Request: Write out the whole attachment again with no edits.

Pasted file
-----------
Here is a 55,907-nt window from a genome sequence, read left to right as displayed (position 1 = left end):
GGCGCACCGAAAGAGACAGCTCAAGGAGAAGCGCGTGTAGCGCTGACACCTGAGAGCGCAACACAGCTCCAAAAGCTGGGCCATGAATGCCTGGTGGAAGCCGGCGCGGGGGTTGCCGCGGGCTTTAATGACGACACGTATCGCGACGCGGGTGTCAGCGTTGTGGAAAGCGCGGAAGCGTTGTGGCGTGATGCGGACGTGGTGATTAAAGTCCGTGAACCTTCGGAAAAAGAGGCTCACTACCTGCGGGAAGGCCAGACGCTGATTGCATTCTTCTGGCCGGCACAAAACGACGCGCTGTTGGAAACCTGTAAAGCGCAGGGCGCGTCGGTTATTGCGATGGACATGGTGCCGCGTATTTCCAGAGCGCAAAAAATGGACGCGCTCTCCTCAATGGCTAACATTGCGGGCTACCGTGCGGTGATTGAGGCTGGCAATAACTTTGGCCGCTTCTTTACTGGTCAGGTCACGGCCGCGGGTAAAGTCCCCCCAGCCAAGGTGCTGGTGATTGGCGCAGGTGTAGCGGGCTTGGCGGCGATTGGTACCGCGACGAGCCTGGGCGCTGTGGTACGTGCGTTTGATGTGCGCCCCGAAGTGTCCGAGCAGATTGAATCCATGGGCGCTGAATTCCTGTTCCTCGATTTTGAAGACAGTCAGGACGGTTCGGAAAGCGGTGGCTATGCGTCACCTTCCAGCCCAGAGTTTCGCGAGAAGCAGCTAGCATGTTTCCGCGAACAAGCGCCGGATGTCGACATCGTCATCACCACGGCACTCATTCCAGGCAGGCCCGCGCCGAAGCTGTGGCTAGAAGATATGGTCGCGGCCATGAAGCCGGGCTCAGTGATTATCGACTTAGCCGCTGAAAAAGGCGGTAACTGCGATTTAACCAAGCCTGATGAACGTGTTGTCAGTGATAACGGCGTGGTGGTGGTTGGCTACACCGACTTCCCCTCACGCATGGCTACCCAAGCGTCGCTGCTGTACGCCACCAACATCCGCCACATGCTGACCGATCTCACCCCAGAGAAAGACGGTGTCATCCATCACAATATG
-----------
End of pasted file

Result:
Here is a 55,907-nt window from a genome sequence, read left to right as displayed (position 1 = left end):
GGCGCACCGAAAGAGACAGCTCAAGGAGAAGCGCGTGTAGCGCTGACACCTGAGAGCGCAACACAGCTCCAAAAGCTGGGCCATGAATGCCTGGTGGAAGCCGGCGCGGGGGTTGCCGCGGGCTTTAATGACGACACGTATCGCGACGCGGGTGTCAGCGTTGTGGAAAGCGCGGAAGCGTTGTGGCGTGATGCGGACGTGGTGATTAAAGTCCGTGAACCTTCGGAAAAAGAGGCTCACTACCTGCGGGAAGGCCAGACGCTGATTGCATTCTTCTGGCCGGCACAAAACGACGCGCTGTTGGAAACCTGTAAAGCGCAGGGCGCGTCGGTTATTGCGATGGACATGGTGCCGCGTATTTCCAGAGCGCAAAAAATGGACGCGCTCTCCTCAATGGCTAACATTGCGGGCTACCGTGCGGTGATTGAGGCTGGCAATAACTTTGGCCGCTTCTTTACTGGTCAGGTCACGGCCGCGGGTAAAGTCCCCCCAGCCAAGGTGCTGGTGATTGGCGCAGGTGTAGCGGGCTTGGCGGCGATTGGTACCGCGACGAGCCTGGGCGCTGTGGTACGTGCGTTTGATGTGCGCCCCGAAGTGTCCGAGCAGATTGAATCCATGGGCGCTGAATTCCTGTTCCTCGATTTTGAAGACAGTCAGGACGGTTCGGAAAGCGGTGGCTATGCGTCACCTTCCAGCCCAGAGTTTCGCGAGAAGCAGCTAGCATGTTTCCGCGAACAAGCGCCGGATGTCGACATCGTCATCACCACGGCACTCATTCCAGGCAGGCCCGCGCCGAAGCTGTGGCTAGAAGATATGGTCGCGGCCATGAAGCCGGGCTCAGTGATTATCGACTTAGCCGCTGAAAAAGGCGGTAACTGCGATTTAACCAAGCCTGATGAACGTGTTGTCAGTGATAACGGCGTGGTGGTGGTTGGCTACACCGACTTCCCCTCACGCATGGCTACCCAAGCGTCGCTGCTGTACGCCACCAACATCCGCCACATGCTGACCGATCTCACCCCAGAGAAAGACGGTGTCATCCATCACAATATG